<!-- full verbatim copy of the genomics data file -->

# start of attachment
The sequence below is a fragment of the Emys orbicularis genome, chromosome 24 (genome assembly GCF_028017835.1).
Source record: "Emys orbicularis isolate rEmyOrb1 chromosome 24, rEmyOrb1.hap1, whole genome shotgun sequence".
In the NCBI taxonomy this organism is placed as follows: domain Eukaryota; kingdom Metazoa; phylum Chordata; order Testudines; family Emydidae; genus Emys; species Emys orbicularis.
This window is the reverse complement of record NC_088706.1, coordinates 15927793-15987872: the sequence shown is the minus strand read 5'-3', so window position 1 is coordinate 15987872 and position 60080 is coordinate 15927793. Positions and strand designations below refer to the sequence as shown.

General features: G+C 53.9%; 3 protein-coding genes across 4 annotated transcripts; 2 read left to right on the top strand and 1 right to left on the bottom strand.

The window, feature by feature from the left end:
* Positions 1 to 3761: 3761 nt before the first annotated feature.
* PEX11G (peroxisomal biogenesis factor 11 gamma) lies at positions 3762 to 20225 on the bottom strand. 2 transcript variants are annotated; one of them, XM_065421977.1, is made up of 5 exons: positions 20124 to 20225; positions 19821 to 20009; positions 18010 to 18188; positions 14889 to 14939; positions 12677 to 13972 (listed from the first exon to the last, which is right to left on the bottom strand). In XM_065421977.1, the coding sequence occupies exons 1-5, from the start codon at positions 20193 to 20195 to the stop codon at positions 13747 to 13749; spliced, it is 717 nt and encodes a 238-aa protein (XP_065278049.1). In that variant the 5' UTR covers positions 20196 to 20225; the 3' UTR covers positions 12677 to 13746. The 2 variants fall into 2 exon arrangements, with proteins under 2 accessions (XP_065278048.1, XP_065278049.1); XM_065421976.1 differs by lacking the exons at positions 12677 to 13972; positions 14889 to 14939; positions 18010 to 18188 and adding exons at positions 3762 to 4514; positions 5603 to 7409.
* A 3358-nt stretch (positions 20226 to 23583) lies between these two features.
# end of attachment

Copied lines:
The sequence below is a fragment of the Emys orbicularis genome, chromosome 24 (genome assembly GCF_028017835.1).
Source record: "Emys orbicularis isolate rEmyOrb1 chromosome 24, rEmyOrb1.hap1, whole genome shotgun sequence".
In the NCBI taxonomy this organism is placed as follows: domain Eukaryota; kingdom Metazoa; phylum Chordata; order Testudines; family Emydidae; genus Emys; species Emys orbicularis.
This window is the reverse complement of record NC_088706.1, coordinates 15927793-15987872: the sequence shown is the minus strand read 5'-3', so window position 1 is coordinate 15987872 and position 60080 is coordinate 15927793. Positions and strand designations below refer to the sequence as shown.

General features: G+C 53.9%; 3 protein-coding genes across 4 annotated transcripts; 2 read left to right on the top strand and 1 right to left on the bottom strand.

The window, feature by feature from the left end:
* Positions 1 to 3761: 3761 nt before the first annotated feature.
* PEX11G (peroxisomal biogenesis factor 11 gamma) lies at positions 3762 to 20225 on the bottom strand. 2 transcript variants are annotated; one of them, XM_065421977.1, is made up of 5 exons: positions 20124 to 20225; positions 19821 to 20009; positions 18010 to 18188; positions 14889 to 14939; positions 12677 to 13972 (listed from the first exon to the last, which is right to left on the bottom strand). In XM_065421977.1, the coding sequence occupies exons 1-5, from the start codon at positions 20193 to 20195 to the stop codon at positions 13747 to 13749; spliced, it is 717 nt and encodes a 238-aa protein (XP_065278049.1). In that variant the 5' UTR covers positions 20196 to 20225; the 3' UTR covers positions 12677 to 13746. The 2 variants fall into 2 exon arrangements, with proteins under 2 accessions (XP_065278048.1, XP_065278049.1); XM_065421976.1 differs by lacking the exons at positions 12677 to 13972; positions 14889 to 14939; positions 18010 to 18188 and adding exons at positions 3762 to 4514; positions 5603 to 7409.
* A 3358-nt stretch (positions 20226 to 23583) lies between these two features.